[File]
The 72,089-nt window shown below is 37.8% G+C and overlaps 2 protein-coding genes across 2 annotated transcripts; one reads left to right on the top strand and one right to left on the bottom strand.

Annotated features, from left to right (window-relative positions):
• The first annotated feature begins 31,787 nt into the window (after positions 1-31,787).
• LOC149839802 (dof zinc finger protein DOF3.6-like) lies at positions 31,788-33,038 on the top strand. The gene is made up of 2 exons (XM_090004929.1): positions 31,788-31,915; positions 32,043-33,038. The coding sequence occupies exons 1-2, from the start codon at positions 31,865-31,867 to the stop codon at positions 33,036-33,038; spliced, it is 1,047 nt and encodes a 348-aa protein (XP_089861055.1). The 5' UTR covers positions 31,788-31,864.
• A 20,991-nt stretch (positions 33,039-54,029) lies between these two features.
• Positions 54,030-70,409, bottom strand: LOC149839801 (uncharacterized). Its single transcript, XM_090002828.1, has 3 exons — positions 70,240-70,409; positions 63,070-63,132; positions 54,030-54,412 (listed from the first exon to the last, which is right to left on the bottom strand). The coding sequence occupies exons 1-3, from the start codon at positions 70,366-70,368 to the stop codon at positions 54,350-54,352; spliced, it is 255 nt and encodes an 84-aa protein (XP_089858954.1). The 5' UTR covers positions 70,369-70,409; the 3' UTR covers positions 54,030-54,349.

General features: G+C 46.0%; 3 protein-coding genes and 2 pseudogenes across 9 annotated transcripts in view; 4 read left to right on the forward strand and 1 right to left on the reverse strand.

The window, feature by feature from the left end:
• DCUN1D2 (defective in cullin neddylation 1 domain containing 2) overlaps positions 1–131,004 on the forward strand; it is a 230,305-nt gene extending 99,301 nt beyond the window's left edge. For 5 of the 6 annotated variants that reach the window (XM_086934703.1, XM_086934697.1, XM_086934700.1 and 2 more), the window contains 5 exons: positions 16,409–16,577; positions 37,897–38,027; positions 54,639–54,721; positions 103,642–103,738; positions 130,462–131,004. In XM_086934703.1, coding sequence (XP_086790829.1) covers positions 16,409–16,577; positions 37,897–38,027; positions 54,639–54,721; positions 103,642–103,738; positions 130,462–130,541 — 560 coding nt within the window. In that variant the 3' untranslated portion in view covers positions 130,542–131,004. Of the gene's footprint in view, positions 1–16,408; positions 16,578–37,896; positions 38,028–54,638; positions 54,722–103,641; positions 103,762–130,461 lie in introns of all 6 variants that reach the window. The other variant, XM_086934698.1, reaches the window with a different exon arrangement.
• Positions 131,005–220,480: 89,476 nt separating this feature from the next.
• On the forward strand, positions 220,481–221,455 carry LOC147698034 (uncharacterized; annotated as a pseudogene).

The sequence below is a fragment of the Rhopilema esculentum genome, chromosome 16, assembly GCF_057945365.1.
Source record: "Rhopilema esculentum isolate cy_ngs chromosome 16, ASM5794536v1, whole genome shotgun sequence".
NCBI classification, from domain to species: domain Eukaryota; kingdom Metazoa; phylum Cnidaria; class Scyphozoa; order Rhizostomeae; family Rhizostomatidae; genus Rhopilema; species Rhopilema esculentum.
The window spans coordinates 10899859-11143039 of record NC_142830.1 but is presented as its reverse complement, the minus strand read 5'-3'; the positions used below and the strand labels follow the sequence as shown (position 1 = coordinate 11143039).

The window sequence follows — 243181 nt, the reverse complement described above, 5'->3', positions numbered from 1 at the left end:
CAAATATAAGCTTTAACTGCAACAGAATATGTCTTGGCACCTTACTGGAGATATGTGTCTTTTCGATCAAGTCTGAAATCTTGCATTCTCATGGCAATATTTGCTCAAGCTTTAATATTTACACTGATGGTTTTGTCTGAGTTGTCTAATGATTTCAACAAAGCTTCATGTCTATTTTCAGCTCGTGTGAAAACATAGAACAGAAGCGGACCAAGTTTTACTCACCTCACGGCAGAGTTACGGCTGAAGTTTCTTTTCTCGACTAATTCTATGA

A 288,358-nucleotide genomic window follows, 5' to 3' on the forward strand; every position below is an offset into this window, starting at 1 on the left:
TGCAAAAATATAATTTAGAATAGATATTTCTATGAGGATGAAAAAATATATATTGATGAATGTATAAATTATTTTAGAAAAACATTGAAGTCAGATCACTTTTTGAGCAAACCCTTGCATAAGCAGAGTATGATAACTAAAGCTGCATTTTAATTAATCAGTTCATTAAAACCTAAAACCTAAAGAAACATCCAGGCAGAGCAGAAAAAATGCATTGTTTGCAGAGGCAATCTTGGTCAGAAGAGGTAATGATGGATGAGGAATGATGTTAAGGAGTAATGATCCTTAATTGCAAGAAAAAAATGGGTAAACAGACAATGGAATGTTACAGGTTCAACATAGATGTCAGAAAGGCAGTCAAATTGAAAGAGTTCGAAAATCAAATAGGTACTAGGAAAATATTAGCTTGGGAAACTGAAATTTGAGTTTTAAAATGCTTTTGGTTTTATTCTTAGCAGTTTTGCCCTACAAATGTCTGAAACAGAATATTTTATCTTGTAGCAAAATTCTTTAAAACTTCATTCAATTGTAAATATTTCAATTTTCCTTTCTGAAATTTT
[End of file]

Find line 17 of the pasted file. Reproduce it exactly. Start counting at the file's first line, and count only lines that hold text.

CAAATATAAGCTTTAACTGCAACAGAATATGTCTTGGCACCTTACTGGAGATATGTGTCTTTTCGATCAAGTCTGAAATCTTGCATTCTCATGGCAATATTTGCTCAAGCTTTAATATTTACACTGATGGTTTTGTCTGAGTTGTCTAATGATTTCAACAAAGCTTCATGTCTATTTTCAGCTCGTGTGAAAACATAGAACAGAAGCGGACCAAGTTTTACTCACCTCACGGCAGAGTTACGGCTGAAGTTTCTTTTCTCGACTAATTCTATGA